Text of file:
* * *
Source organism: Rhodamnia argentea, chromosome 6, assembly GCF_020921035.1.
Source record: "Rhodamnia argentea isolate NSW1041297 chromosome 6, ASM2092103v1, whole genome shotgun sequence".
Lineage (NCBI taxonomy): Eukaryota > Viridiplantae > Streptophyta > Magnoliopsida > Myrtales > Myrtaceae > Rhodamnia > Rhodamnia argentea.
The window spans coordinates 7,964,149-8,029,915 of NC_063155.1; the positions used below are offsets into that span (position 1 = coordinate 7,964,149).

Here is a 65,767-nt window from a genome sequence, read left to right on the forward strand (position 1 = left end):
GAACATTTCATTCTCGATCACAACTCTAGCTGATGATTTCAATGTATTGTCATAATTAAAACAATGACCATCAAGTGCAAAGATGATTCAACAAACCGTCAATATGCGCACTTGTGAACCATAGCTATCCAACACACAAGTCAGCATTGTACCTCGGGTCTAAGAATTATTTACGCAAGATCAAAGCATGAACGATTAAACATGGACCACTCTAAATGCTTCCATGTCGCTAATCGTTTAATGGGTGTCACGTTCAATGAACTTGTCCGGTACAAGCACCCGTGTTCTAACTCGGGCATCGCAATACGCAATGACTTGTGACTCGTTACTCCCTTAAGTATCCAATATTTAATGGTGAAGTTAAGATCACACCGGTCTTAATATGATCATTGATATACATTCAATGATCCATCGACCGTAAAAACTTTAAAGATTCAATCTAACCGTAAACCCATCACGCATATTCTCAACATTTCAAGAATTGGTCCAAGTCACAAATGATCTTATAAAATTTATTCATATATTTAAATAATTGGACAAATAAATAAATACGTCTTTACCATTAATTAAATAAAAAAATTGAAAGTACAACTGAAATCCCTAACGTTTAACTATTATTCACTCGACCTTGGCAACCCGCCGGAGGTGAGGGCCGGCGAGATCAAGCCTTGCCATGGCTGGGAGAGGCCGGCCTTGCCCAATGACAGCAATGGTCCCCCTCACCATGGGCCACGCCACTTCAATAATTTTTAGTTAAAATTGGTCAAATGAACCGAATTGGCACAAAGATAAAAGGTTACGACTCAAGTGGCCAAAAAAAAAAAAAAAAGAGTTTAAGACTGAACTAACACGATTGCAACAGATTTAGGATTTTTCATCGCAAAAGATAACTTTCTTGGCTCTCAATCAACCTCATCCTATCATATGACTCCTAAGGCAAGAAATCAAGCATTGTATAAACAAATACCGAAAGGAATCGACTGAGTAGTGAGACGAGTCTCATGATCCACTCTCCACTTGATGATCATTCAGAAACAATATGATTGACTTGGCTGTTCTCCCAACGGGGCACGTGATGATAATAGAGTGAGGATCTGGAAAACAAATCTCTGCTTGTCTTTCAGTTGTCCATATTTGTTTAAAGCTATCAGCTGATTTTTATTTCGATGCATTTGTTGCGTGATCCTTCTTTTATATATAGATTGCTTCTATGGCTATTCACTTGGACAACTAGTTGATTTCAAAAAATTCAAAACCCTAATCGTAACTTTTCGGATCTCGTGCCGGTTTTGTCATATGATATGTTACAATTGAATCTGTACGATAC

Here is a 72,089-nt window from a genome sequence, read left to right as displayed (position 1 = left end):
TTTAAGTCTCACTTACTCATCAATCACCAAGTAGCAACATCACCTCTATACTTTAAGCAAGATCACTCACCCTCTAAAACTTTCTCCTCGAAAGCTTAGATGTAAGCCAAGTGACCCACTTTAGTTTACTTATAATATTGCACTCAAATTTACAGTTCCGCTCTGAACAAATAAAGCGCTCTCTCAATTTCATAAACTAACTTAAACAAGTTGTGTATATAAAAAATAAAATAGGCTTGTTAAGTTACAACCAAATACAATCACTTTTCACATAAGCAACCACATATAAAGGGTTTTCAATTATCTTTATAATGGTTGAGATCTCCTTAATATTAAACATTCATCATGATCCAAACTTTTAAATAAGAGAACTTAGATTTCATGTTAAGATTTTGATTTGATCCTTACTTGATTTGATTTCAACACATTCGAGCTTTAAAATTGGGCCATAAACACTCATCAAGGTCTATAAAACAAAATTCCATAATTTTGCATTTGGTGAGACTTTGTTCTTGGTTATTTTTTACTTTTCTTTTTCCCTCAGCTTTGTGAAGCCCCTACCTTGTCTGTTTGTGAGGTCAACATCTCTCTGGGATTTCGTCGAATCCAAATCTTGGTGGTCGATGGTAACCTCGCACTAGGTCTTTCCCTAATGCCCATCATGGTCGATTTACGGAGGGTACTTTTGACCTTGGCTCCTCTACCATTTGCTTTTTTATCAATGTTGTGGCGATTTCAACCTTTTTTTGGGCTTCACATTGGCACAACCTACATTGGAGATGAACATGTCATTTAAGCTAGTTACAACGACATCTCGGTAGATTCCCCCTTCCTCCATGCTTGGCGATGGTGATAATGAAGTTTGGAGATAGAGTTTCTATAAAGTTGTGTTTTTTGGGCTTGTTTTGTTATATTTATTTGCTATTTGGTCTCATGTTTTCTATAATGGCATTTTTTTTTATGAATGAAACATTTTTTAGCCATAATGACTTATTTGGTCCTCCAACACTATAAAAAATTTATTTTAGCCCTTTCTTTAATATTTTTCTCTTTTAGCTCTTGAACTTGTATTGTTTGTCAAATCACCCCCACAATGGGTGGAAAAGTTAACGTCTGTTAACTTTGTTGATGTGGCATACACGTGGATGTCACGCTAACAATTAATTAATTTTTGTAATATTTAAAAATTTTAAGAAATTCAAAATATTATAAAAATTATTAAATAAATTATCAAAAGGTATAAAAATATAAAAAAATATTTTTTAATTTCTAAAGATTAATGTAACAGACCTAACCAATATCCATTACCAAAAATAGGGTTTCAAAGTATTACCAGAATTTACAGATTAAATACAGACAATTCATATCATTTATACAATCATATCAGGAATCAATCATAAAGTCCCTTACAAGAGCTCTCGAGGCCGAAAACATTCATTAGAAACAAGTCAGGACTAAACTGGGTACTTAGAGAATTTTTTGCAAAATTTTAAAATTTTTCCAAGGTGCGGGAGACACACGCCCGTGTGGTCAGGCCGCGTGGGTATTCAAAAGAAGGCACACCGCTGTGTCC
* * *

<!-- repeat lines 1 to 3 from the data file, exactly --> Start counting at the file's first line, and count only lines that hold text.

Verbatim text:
Source organism: Rhodamnia argentea, chromosome 6, assembly GCF_020921035.1.
Source record: "Rhodamnia argentea isolate NSW1041297 chromosome 6, ASM2092103v1, whole genome shotgun sequence".
Lineage (NCBI taxonomy): Eukaryota > Viridiplantae > Streptophyta > Magnoliopsida > Myrtales > Myrtaceae > Rhodamnia > Rhodamnia argentea.